One Woman’s Oddly Inspiring Movie About Killing Her Dad

In the delightful Dick Johnson Is Dead, a filmmaker and her father act out his impending demise.

An older white man lies sprawled on the pavement, in loose khakis and a blue Oxford tucked into his waist, the pieces of a broken AC unit scattered around him
Dick Johnson, “dead,“ in Dick Johnson Is Dead. Netflix

When I asked my wife if she’d like to watch the new Netflix documentary Dick Johnson Is Dead with me, she asked what it was about. As I explained it to her, I realized that the movie I was describing sounded a little bit disturbing. When I finished, my wife looked horrified and said, “No, no thanks.” I’m still working on her, but I’m here to tell you that despite all this, the movie is amazing and you should absolutely watch it.

In Dick Johnson Is Dead, the documentary cameraperson (and director of Cameraperson) Kirsten Johnson is faced with her father’s dementia diagnosis. Nearly a decade before, her mother had died of Alzheimer’s, and the experience was excruciating: She felt she lost her mom, abandoned her, and had nothing left to remember her by.* This time, she wants to handle things differently. She asks her father if he’ll make a movie with her. In the movie, they’ll talk about his upcoming death, but they’ll also, puckishly, enact it—using the magic of cinema to kill him off in a half-dozen staged accidents. They’ll even send him up to heaven so he can see what it’s like. In this way, daughter can capture her father before his decline; father can, in an odd way, face his own mortality; and father and daughter can have a project to work on together now that he’s moving into her New York City apartment.

And so we see retired psychiatrist Dick Johnson smashed by a falling air conditioner, contorted on the floor at the bottom of the stairs, driving head-on into another car in a tunnel, and pierced by construction debris. (“I’m bleeding!” Dick says as fake blood squirts out of his neck. “I’m bleeding to death.”) We also see the business surrounding this odd family project: the prop guy and his styrofoam air conditioner, the makeup artist who teaches Dick how the blood pump will work, the soundwoman who doesn’t like watching Dick fake his own death. “That really hurt!” Dick says with delight, watching a stuntman taking a particularly nasty fall.

Through it all, Dick Johnson is sweet, funny, a little weird. He’s clearly having a ball, helping his daughter in her work, participating in his own demise. In the movie’s version of Heaven, his ailing body is cured, popcorn falls from the sky, and he is greeted by his wife, Bruce Lee, and Farrah Fawcett. On the Heaven soundstage, a crew member brings Dick a chair to sit and watch the proceedings; later we see him napping in that chair as the grips bustle around him. The more we watch Dick, the more we love him, seeing in him the kindness and curiosity that has made his daughter love him so much.

We know that this story must end with Dick Johnson’s actual death. But I found that as I watched Dick Johnson Is Dead, I came to dread the immense sadness of his end—of all of our ends—much less. The result is a movie that’s sad, but not at all unbearable—in fact, that’s oddly inspiring. What a gift Kirsten Johnson gave her father and herself. (And her kids, who helped brainstorm ways to kill off Grandpa.) Dick Johnson Is Dead is a testament to the power of talking forthrightly about death with those you love. It shows how death may never lose its power, exactly, but you can make yourselves partners in the process, not victims of it.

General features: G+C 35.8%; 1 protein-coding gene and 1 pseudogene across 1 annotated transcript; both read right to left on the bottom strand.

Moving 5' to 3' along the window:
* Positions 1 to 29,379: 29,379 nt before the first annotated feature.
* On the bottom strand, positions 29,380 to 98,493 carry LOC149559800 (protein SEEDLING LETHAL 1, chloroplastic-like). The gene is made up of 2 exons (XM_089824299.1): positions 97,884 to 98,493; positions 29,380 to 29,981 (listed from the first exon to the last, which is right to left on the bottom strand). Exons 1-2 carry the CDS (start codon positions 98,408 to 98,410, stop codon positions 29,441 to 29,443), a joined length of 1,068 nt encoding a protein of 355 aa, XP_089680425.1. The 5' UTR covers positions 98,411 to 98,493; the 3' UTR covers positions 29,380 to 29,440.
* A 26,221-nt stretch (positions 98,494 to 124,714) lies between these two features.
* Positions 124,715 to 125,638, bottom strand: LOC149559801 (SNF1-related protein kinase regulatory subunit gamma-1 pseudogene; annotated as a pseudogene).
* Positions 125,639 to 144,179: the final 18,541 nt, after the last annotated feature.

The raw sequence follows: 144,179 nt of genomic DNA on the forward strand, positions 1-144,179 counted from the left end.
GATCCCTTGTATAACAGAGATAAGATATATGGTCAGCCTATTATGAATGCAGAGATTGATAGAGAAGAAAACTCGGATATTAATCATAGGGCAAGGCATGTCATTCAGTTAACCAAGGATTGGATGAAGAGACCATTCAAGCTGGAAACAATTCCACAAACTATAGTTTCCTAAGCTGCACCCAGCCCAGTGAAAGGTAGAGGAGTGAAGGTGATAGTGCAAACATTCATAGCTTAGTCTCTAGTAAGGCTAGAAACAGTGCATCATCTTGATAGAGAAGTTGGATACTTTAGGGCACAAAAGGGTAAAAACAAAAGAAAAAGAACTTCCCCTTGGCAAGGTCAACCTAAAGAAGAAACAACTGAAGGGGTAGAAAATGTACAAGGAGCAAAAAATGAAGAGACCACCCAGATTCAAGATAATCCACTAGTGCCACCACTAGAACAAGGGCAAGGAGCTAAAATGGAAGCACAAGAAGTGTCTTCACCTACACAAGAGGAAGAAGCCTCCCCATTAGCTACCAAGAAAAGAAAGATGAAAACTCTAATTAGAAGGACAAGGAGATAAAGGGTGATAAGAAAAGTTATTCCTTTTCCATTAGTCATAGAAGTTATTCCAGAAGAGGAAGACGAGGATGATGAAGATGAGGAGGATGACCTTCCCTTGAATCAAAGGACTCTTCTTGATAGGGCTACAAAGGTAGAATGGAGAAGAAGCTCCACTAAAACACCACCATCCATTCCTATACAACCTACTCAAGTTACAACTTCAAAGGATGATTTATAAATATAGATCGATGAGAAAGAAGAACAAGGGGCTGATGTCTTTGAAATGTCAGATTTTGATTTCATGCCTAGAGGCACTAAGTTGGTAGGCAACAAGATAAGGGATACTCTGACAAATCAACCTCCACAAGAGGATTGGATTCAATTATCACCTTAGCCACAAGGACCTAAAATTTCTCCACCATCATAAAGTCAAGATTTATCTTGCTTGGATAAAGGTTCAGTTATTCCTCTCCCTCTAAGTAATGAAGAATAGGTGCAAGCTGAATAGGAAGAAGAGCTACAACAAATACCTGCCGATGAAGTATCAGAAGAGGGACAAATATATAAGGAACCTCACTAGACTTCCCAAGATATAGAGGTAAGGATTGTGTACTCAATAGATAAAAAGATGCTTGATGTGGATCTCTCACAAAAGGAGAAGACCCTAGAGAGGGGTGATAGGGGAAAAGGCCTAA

My dad was diagnosed with Alzheimer’s a few years ago. We’ve been lucky, comparatively, in that his memory loss has not proceeded as quickly as Dick Johnson’s does. But I’ve struggled to talk about the disease with him, and have barely broached the reality of his likely end. Dick Johnson Is Dead avoids, for the most part, the typical artistic clichés of memory loss: There’s no fading away, no disappearance. Instead, the movie makes clear that Dick Johnson with dementia is not some watered-down version of the man he used to be. He’s a person, with his own quirks, his own creativity, and a kind and winning personality that if anything comes into sharper focus as his memory falters. (Late at night, he wakes his daughter up, convinced that there’s a patient outside who needs his help.) The movie is as much his creation as his daughter’s, a testament to the power of what the MacArthur-winning gerontologist Anne Basting—who devises theater in nursing homes with dementia patients—calls “creative care.”

Perhaps when I have lost my own father as my wife has hers, I’ll regard a project like Dick Johnson Is Dead with as much apprehension as she did. Perhaps there’s something about my geographic distance from him that creates dispassion akin to the documentarian’s camera, that allows me to see this film’s conceit as fascinating but not upsetting. I don’t know. But I watched the movie with mounting delight, thrilled for Kirsten and Dick that in their final years together they have been able to make something splendid and surprising, something that reflects their shared interests, their shared genius, and their shared love. Though Kirsten Johnson never loses her precise cameraperson’s eye, there’s nothing unfeeling about Dick Johnson Is Dead. I hope I can find a way to talk with my father as frankly as Kirsten talks to Dick. And I hope that when I’m on my way out, my daughters take me as seriously, and treat me as kindly, as this beautiful movie does its hero.

Correction, Sept. 30, 2020: This review incorrectly referred to the type of dementia Dick Johnson suffers from in Dick Johnson Is Dead. He is diagnosed with another dementia, not specifically Alzheimer’s.